With all the cryptocurrencies and tokens out there now, it's difficult to figure out why there are so many and what they do, not to mention are they a good investment for you? One of the ways I determine a good investment is by its use case. From the tech world, use case means what is the cryptocurrency used for? Why does it exist?
So with that in mind, let's look at 10 of the most popular cryptocurrencies and see what they are trying to accomplish. You'll notice there are no prices on any of these cause you shouldn't buy one due to price alone.
Bitcoin: The first and granddaddy of all cryptocurrencies. Created, per the white paper, as a peer to peer electronic cash system. Producing a block every 10 minutes and cutting its block size reward every 4 years, the next halving (as they are called) occurs in 2020 and at that time 6.25 BTC will be created every 10 minutes from the current 12.5.
Bitcoin's use case is a source of much debate. Is it a store of value like gold especially during turbulent times? Is it a medium of exchange to use for payments? Is it a unit of account where it may be the reserve currency (like the USD is for the whole world) for the tech and cryptocurrency world? These 3 definitions: store of value, medium of exchange, and unit of account are the definitions of what makes something money.
So which will it be? I don't know but my guess, and my bet because I own some, is on store of value and unit of account. I think as the reserve currency for the crypto world, where most cryptocurrencies and tokens cannot trade without exchanging for Bitcoin first, is one of the best uses for Bitcoin. I also like it as a store of value against a declining USD and Euro.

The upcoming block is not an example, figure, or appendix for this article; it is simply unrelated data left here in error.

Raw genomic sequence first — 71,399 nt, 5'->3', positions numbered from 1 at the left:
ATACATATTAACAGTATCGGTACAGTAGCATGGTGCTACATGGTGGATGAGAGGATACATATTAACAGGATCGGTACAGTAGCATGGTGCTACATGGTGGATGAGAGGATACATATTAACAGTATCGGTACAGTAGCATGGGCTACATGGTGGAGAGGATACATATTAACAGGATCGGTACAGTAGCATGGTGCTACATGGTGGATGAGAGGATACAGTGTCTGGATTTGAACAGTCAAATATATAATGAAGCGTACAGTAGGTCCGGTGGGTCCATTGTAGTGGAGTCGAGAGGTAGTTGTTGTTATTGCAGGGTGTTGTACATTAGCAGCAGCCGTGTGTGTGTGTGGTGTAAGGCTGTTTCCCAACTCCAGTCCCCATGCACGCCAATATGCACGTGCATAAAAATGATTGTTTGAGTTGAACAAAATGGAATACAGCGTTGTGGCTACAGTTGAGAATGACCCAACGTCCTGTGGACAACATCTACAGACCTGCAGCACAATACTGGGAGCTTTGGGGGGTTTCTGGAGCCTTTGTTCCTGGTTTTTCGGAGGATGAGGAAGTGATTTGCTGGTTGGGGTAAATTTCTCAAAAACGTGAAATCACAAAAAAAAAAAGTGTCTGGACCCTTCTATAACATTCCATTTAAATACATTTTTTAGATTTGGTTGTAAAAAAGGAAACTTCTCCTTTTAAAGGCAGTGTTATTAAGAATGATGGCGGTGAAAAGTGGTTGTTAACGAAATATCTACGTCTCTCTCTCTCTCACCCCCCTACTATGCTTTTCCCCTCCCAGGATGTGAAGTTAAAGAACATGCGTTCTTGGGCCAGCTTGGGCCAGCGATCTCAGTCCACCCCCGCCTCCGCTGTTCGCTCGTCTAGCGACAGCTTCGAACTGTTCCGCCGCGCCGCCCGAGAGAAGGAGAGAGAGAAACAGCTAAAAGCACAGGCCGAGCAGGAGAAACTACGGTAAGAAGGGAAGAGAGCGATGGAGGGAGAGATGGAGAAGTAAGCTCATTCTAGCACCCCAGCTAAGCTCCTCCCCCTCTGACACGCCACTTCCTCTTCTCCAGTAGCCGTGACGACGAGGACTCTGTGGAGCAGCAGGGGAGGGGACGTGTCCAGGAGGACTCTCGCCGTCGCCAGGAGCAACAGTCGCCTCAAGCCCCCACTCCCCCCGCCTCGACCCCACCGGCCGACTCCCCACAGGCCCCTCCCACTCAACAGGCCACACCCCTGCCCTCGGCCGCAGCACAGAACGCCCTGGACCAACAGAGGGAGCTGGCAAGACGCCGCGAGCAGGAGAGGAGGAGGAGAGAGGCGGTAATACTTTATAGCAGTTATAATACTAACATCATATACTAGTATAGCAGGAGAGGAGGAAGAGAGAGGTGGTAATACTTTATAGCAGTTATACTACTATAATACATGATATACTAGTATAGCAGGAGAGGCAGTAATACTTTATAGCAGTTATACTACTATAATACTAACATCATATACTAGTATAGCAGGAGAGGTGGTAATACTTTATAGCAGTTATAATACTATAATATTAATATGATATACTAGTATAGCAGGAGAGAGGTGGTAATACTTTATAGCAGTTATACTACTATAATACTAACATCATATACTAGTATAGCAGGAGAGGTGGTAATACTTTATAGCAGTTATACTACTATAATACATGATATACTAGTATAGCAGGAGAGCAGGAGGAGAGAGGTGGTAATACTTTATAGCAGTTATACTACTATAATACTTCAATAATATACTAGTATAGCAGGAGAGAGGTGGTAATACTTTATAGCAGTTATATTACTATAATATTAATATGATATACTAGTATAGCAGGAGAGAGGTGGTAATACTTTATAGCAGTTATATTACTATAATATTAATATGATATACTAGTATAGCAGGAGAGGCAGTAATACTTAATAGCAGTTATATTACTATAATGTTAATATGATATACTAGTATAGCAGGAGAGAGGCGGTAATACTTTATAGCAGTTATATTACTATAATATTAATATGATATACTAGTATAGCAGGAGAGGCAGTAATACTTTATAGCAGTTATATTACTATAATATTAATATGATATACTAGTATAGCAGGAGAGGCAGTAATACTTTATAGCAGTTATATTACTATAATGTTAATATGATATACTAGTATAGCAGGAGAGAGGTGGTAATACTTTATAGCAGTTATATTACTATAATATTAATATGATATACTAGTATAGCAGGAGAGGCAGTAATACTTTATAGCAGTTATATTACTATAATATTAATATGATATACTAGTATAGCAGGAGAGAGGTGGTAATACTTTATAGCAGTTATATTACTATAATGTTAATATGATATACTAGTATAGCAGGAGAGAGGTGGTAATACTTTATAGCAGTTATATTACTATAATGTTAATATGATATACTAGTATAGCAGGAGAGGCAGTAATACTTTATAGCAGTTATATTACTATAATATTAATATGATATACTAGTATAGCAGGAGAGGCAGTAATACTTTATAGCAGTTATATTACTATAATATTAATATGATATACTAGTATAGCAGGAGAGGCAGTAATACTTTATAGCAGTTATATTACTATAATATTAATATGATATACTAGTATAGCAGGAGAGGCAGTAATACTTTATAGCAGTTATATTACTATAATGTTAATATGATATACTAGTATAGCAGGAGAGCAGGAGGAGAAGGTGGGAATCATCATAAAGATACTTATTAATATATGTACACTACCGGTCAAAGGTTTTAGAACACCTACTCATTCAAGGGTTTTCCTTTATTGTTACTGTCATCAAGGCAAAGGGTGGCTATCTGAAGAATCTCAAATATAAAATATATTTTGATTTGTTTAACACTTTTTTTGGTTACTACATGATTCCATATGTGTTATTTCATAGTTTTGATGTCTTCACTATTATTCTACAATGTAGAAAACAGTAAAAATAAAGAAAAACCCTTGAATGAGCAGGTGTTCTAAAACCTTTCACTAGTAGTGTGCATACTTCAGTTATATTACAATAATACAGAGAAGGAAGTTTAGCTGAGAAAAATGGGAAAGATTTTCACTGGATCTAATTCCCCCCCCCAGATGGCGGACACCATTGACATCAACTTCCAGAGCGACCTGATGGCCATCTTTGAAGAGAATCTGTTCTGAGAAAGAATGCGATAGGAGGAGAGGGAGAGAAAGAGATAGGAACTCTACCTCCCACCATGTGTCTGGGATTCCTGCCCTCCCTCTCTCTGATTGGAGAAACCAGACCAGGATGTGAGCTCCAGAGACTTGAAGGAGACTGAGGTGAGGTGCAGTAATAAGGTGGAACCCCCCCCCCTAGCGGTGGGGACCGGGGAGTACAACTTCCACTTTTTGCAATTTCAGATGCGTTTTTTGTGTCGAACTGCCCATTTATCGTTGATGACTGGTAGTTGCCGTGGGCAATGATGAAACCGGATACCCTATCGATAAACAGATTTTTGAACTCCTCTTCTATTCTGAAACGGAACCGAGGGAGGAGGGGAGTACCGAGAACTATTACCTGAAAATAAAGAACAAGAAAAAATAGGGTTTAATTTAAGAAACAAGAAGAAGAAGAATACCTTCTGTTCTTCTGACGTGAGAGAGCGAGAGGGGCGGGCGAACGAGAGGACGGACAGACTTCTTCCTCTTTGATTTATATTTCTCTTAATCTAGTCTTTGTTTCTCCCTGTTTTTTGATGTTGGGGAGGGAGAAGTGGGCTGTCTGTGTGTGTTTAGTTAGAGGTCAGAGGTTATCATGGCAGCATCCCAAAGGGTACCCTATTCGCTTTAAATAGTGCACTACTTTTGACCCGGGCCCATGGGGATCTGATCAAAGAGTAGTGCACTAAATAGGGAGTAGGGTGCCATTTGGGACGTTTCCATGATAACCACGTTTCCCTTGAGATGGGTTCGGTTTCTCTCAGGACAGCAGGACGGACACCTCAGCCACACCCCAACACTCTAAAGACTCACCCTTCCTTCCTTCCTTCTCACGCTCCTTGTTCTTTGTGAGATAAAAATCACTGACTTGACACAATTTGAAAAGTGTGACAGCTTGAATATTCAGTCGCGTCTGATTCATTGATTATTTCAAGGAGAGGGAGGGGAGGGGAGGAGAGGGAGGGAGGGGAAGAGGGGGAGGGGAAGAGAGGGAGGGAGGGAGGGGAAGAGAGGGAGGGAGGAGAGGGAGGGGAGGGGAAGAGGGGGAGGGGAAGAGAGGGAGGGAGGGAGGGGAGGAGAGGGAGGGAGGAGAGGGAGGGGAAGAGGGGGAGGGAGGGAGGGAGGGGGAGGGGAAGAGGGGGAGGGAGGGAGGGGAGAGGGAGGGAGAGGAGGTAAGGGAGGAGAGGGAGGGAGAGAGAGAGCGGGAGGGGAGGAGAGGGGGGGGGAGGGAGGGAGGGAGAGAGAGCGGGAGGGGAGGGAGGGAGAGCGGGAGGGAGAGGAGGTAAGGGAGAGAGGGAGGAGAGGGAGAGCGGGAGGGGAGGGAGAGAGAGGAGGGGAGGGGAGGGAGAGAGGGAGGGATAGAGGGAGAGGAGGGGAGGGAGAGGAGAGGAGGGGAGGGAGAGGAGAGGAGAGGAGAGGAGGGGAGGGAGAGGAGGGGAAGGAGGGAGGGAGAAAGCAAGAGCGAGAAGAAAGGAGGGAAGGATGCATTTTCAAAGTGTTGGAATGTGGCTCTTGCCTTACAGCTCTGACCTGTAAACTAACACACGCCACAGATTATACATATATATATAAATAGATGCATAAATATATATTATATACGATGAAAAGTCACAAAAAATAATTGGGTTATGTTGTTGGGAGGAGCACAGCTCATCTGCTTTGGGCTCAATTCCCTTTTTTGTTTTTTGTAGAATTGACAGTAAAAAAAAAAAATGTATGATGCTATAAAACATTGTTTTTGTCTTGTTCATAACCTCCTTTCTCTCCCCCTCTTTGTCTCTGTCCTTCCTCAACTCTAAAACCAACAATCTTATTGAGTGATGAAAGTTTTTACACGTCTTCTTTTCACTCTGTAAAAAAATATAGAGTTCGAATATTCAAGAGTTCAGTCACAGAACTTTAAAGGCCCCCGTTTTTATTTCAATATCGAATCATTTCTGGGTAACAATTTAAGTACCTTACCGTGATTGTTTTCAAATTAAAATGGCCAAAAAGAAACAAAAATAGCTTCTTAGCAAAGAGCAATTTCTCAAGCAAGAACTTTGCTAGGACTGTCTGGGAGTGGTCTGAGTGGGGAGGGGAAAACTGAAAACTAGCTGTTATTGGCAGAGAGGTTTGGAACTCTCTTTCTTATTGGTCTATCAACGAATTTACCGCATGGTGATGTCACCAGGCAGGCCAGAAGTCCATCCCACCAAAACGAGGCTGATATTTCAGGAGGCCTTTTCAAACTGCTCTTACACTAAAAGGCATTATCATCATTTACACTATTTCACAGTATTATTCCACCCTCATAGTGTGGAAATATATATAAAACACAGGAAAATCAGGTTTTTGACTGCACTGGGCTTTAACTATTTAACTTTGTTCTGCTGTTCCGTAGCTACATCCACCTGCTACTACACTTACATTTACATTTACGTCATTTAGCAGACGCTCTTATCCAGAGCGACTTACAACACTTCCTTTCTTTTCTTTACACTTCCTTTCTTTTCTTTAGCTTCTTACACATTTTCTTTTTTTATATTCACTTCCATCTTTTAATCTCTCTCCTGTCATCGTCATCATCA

Some of the key metrics are transaction times and fees, transactions stuck in the mempool, institutional and other investor interest, and developer activity on Github and through commits on the Bitcoin protocol.
Bitcoin Cash: Forked from the Bitcoin blockchain, Bitcoin Cash, like some others you will see on this list, is full of controversy. It has some strong crypto backers including some Bitcoiners from way back when who believe that Bitcoin Core (what we all call BTC), has lost its way from its original mission. It's one of the newer cryptocurrencies.
The use case for Bitcoin Cash is payments, to be the electronic cash system part of the original Bitcoin white paper.
Litecoin: Meant to be silver to Bitcoin as gold and forked off the Bitcoin blockchain. Founded by former Coinbase engineer Charlie Lee, Litecoin uses some of the same things in Bitcoin's framework but produces blocks 4x as fast as Bitcoin. Instead of every 10 minutes, Litecoin produces blocks every 2.5 minutes.
The primary use case for Litecoin is payments including micropayments. If you want to use cryptocurrency to pay for goods and services, then this is one you may want to consider (Disclaimer: I own some). Key metrics here are merchant adoption, exchange accessibility, and developer interest/activity.
DASH: DASH is a privacy-based cryptocurrency. It has some interesting features including its nodes, those computers that are hooked up to run the network, are known as MasterNodes. To be a masternode requires holding 1000 DASH to qualify. I wrote a piece on DASH a couple months ago outlining many of its features and why Venezuela is a high growth market.
The use case for DASH is payments with privacy. The goal is to have a fast, anonymous payment network as a cryptocurrency that can be used all around the world. Some key metrics here are merchant adoption, number of DASH wallets, number of Masternodes, and developer activity from both DASH Core and outside developers.